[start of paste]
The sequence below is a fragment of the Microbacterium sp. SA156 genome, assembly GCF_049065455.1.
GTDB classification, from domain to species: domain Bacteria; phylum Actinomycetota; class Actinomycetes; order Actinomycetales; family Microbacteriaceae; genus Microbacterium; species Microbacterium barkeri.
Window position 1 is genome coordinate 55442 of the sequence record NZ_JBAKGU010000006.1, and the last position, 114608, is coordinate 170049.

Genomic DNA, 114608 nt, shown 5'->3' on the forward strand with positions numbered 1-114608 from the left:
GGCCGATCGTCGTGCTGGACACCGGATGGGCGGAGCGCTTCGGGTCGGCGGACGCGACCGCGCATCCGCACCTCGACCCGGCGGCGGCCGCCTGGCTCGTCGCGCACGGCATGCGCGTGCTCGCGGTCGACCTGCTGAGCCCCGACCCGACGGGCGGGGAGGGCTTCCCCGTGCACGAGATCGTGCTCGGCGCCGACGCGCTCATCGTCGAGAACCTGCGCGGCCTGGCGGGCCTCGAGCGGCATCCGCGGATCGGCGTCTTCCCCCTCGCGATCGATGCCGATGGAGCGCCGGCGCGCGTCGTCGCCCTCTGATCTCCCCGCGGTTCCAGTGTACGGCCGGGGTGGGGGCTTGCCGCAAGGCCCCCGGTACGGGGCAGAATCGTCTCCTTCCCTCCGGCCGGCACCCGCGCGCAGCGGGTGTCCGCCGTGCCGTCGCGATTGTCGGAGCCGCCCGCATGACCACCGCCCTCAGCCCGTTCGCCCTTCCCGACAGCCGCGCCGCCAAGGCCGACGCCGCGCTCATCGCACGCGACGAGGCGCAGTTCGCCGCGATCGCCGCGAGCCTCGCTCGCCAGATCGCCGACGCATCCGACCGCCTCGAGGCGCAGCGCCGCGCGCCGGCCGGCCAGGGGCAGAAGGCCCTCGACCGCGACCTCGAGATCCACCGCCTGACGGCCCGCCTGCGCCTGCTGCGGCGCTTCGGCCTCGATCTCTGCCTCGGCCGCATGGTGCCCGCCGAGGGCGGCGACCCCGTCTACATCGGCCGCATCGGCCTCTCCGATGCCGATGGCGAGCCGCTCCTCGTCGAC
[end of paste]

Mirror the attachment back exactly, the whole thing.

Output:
The sequence below is a fragment of the Microbacterium sp. SA156 genome, assembly GCF_049065455.1.
GTDB classification, from domain to species: domain Bacteria; phylum Actinomycetota; class Actinomycetes; order Actinomycetales; family Microbacteriaceae; genus Microbacterium; species Microbacterium barkeri.
Window position 1 is genome coordinate 55442 of the sequence record NZ_JBAKGU010000006.1, and the last position, 114608, is coordinate 170049.

Genomic DNA, 114608 nt, shown 5'->3' on the forward strand with positions numbered 1-114608 from the left:
GGCCGATCGTCGTGCTGGACACCGGATGGGCGGAGCGCTTCGGGTCGGCGGACGCGACCGCGCATCCGCACCTCGACCCGGCGGCGGCCGCCTGGCTCGTCGCGCACGGCATGCGCGTGCTCGCGGTCGACCTGCTGAGCCCCGACCCGACGGGCGGGGAGGGCTTCCCCGTGCACGAGATCGTGCTCGGCGCCGACGCGCTCATCGTCGAGAACCTGCGCGGCCTGGCGGGCCTCGAGCGGCATCCGCGGATCGGCGTCTTCCCCCTCGCGATCGATGCCGATGGAGCGCCGGCGCGCGTCGTCGCCCTCTGATCTCCCCGCGGTTCCAGTGTACGGCCGGGGTGGGGGCTTGCCGCAAGGCCCCCGGTACGGGGCAGAATCGTCTCCTTCCCTCCGGCCGGCACCCGCGCGCAGCGGGTGTCCGCCGTGCCGTCGCGATTGTCGGAGCCGCCCGCATGACCACCGCCCTCAGCCCGTTCGCCCTTCCCGACAGCCGCGCCGCCAAGGCCGACGCCGCGCTCATCGCACGCGACGAGGCGCAGTTCGCCGCGATCGCCGCGAGCCTCGCTCGCCAGATCGCCGACGCATCCGACCGCCTCGAGGCGCAGCGCCGCGCGCCGGCCGGCCAGGGGCAGAAGGCCCTCGACCGCGACCTCGAGATCCACCGCCTGACGGCCCGCCTGCGCCTGCTGCGGCGCTTCGGCCTCGATCTCTGCCTCGGCCGCATGGTGCCCGCCGAGGGCGGCGACCCCGTCTACATCGGCCGCATCGGCCTCTCCGATGCCGATGGCGAGCCGCTCCTCGTCGAC